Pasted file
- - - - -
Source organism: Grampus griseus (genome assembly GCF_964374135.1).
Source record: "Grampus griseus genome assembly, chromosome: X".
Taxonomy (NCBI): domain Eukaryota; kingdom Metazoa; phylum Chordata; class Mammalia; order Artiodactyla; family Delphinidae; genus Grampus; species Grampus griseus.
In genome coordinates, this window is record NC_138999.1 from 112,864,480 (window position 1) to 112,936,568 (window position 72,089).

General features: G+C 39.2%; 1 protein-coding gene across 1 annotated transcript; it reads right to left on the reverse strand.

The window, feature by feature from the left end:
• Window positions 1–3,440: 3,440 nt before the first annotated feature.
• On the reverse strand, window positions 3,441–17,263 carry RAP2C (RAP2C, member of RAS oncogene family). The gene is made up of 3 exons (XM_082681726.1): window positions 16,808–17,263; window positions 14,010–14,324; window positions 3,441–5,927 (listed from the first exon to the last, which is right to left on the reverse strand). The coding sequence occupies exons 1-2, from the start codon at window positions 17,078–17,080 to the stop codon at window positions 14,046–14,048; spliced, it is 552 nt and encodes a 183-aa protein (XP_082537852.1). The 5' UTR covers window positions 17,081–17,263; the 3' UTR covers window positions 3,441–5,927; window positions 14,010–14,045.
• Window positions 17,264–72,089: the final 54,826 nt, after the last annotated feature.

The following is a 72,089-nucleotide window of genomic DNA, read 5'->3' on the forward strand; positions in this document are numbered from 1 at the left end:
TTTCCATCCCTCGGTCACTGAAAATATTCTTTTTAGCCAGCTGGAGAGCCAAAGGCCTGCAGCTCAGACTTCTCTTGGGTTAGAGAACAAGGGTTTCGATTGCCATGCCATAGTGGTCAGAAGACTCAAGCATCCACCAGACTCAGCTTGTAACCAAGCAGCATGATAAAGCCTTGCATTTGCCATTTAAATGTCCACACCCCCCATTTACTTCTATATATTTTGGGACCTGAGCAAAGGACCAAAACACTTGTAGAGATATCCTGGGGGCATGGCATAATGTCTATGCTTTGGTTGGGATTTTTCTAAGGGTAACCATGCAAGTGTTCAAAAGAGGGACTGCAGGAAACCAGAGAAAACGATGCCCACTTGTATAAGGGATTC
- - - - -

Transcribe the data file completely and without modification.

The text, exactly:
Source organism: Grampus griseus (genome assembly GCF_964374135.1).
Source record: "Grampus griseus genome assembly, chromosome: X".
Taxonomy (NCBI): domain Eukaryota; kingdom Metazoa; phylum Chordata; class Mammalia; order Artiodactyla; family Delphinidae; genus Grampus; species Grampus griseus.
In genome coordinates, this window is record NC_138999.1 from 112,864,480 (window position 1) to 112,936,568 (window position 72,089).

General features: G+C 39.2%; 1 protein-coding gene across 1 annotated transcript; it reads right to left on the reverse strand.

The window, feature by feature from the left end:
• Window positions 1–3,440: 3,440 nt before the first annotated feature.
• On the reverse strand, window positions 3,441–17,263 carry RAP2C (RAP2C, member of RAS oncogene family). The gene is made up of 3 exons (XM_082681726.1): window positions 16,808–17,263; window positions 14,010–14,324; window positions 3,441–5,927 (listed from the first exon to the last, which is right to left on the reverse strand). The coding sequence occupies exons 1-2, from the start codon at window positions 17,078–17,080 to the stop codon at window positions 14,046–14,048; spliced, it is 552 nt and encodes a 183-aa protein (XP_082537852.1). The 5' UTR covers window positions 17,081–17,263; the 3' UTR covers window positions 3,441–5,927; window positions 14,010–14,045.
• Window positions 17,264–72,089: the final 54,826 nt, after the last annotated feature.

The following is a 72,089-nucleotide window of genomic DNA, read 5'->3' on the forward strand; positions in this document are numbered from 1 at the left end:
TTTCCATCCCTCGGTCACTGAAAATATTCTTTTTAGCCAGCTGGAGAGCCAAAGGCCTGCAGCTCAGACTTCTCTTGGGTTAGAGAACAAGGGTTTCGATTGCCATGCCATAGTGGTCAGAAGACTCAAGCATCCACCAGACTCAGCTTGTAACCAAGCAGCATGATAAAGCCTTGCATTTGCCATTTAAATGTCCACACCCCCCATTTACTTCTATATATTTTGGGACCTGAGCAAAGGACCAAAACACTTGTAGAGATATCCTGGGGGCATGGCATAATGTCTATGCTTTGGTTGGGATTTTTCTAAGGGTAACCATGCAAGTGTTCAAAAGAGGGACTGCAGGAAACCAGAGAAAACGATGCCCACTTGTATAAGGGATTC